That was the position which I took on the occasion of being honoured with the leadership of the Liberal party at the convention of 1919. That is the position which I took during the recent campaign, and that is the position which I take at the present time. I look upon these questions of Government, not as questions to be decided by any one man, but as matters requiring the most mature and careful consideration which it is possible for men of many points of view, assembled together, to give to them, and as long as I have the privilege of being entrusted with the responsible position which I at present enjoy, I shall ever look to the able men who are associated with me for the guidance and direction which I need in regard to these all-important public questions.
May I pass on from this subject, because the question of the tariff will come up at an appropriate time and need not be dealt with further at this moment, and speak just for a minute in reference to
the subject of railways which was also alluded to by my right hon. friend? The leader of the Opposition stated that there was no need for having any reference in the Speech from the Throne to the subject of railways because it did not involve legislation. I am sure that if my right hon. friend looks over previous speeches from the Throne with the preparation of which he has had to do, he will find references to many subjects which do not require legislation one way or the other. The reference may not have been necessary on the ground that it did not involve legislation; but it was necessary that the country and Parliament should be informed at the opening of Parliament exactly as to the purpose of the ministry with respect to the National railroads which are in our possession at the present time, and the most appropriate place to make such . a declaration was in the Speech from the Throne. The statement of the Government's position has been made, I think, with sufficient clearness to be intelligible to all hon. members of the House; but I would remind my right hon. friend that the proper person to discuss railway policy is the Minister of Railways (Mr. Kennedy), and I would prefer, until he has had an opportunity of addressing members of the House, to defer saying anything further with respect to the meaning of co-ordination as set forth in the Speech from the Throne. I think the language must be perfectly clear to hon. members. If there is any doubt as to what is in the Government's mind, that doubt will be dispelled by the hon. Minister of Railways and Canals (Mr. Kennedy) himself.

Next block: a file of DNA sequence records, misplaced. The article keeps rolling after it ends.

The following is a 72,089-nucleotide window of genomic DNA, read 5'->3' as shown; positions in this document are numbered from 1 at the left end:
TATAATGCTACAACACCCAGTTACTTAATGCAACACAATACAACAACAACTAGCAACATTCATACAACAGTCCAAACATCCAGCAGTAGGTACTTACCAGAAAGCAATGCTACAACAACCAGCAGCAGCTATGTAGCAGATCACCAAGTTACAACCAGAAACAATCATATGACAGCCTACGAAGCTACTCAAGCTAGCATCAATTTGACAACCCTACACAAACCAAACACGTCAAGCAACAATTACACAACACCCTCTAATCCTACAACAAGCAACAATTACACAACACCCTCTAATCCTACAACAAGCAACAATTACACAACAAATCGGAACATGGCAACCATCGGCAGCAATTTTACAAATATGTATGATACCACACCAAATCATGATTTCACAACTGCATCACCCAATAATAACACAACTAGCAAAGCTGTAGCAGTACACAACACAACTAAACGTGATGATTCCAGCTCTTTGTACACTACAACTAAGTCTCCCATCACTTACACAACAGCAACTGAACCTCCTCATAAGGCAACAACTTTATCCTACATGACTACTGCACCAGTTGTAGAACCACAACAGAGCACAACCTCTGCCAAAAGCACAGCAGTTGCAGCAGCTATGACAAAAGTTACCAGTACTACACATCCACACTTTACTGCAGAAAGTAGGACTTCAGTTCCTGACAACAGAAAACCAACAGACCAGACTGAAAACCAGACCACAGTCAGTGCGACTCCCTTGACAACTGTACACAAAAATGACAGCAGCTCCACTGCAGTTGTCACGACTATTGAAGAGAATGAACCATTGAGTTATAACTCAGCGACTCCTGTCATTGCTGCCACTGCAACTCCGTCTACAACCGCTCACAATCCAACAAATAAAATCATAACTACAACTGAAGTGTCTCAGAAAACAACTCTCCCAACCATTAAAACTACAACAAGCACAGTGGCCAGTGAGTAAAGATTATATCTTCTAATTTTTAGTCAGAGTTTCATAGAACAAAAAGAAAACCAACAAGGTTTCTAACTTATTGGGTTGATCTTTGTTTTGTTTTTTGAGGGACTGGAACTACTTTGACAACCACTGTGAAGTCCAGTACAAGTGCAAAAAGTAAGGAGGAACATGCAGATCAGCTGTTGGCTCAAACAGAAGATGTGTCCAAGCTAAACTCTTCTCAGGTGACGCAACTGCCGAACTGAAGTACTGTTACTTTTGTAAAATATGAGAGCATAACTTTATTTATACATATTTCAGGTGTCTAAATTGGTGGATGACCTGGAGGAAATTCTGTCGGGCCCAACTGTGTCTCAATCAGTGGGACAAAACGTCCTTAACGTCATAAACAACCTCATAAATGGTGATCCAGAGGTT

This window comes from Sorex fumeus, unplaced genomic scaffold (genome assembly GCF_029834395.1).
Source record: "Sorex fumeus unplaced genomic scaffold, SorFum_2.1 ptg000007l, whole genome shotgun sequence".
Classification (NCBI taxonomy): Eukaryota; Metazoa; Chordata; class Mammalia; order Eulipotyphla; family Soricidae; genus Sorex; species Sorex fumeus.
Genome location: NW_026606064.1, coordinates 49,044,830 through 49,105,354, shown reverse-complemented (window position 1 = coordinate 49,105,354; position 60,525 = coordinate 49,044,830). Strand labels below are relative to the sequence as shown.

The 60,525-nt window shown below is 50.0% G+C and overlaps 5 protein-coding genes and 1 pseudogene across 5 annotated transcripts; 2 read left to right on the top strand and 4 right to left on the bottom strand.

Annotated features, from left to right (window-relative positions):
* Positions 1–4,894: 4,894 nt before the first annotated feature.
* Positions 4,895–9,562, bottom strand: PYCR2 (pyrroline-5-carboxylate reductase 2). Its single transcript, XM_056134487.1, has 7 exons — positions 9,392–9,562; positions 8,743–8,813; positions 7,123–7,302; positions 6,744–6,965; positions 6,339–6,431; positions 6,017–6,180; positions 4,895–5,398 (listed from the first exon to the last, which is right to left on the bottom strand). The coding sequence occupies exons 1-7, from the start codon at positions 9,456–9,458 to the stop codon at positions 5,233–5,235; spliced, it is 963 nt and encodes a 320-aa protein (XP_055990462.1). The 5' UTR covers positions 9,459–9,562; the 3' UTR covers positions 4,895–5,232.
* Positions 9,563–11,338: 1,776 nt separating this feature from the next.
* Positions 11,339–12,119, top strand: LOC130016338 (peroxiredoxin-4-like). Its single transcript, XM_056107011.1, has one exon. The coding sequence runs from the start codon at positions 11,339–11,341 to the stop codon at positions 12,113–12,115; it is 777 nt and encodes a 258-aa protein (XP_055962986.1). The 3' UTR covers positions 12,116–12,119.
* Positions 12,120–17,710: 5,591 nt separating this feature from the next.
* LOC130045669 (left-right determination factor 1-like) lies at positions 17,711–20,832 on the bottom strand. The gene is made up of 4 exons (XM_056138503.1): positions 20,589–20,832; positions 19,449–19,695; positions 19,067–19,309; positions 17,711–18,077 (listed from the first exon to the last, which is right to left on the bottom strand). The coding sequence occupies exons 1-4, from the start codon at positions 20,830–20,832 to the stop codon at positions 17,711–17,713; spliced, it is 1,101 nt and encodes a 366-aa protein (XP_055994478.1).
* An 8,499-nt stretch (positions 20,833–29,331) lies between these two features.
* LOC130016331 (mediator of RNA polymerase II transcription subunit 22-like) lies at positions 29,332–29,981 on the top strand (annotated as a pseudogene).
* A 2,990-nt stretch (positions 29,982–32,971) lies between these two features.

I cannot however, let pass what my right hon. friend said in reference to the present position of the country and its railways. As I listened to his remarks it seemed to me that they implied that when the Administration of which he was a member took office the country was overburdened with railways, and that that was the reason why we have the serious railway problem we have to-day. If what my right hon. friend says is true, that when the Administration of which he was a member came into office the country was, to use his expression, over-railroaded, I am at a loss to understand how he can defend the extent to which railway construction was carried on after 1911. Let me read from a report which I think he will quickly recognize and not be apt to dispute. I have in my hand the report of the Royal Commission to inquire into Railways and
Transportation in Canada, made by Sir H. L. Drayton and Mr. W. M. Acworth.
I think the former gentleman is the hon. member who sits to the left of the leader of the Opposition. What does the hon. member for West York (Sir Henry Drayton) say in that report? To quote from page 10:
In 1901, with a population of 5.371,315, Canada had 18,140 miles of railway in operation ; roughly a mile of railway for every 300 inhabitants. In 1911, the population had increased 34 'per cent to 7,206,643, while the mileage had increased by 40 per cent, to 25,400 miles; a mile of railway to every 284 inhabitants. Since 1911-
Which was the time that the Administration, of which my right hon. friend later became a member, took office,-
Since 1911 the population has, it is understood, not much increased, but the railway mileage open and under construction has grown to 40,584 miles. In other words, Canada has to-day-
That is, 1919.
-taking the present population as 7,500,000, only 185 inhabitants to support each mile of railway. *
In addition to that statement I have also here the evidence of a gentleman who was called before the Select Standing Committee on Canadian National Railways and Shipping at the last session of Parliament, the evidence of Mr. A. J. Mitchell, one of the directors, and vice-president, of the Board of Management of the Canadian Northern Railway system. At page 107 of the report of that committee the following appears from his evidence:
For the year ending June 30th, 1914, the Canadian Northern Railway system had an operating mileage of 4,563 miles, with gross earnings of $23,781,328. Last year, for 1920, the mileage was 9.788 miles in operation, and the gross earnings were $68,541,393. In other words, there was over double the mileage in 1920 that there was in 1914. To be exact, 5,225 miles were added to the Canadian Northern Railway for operation since June 30th, 1914.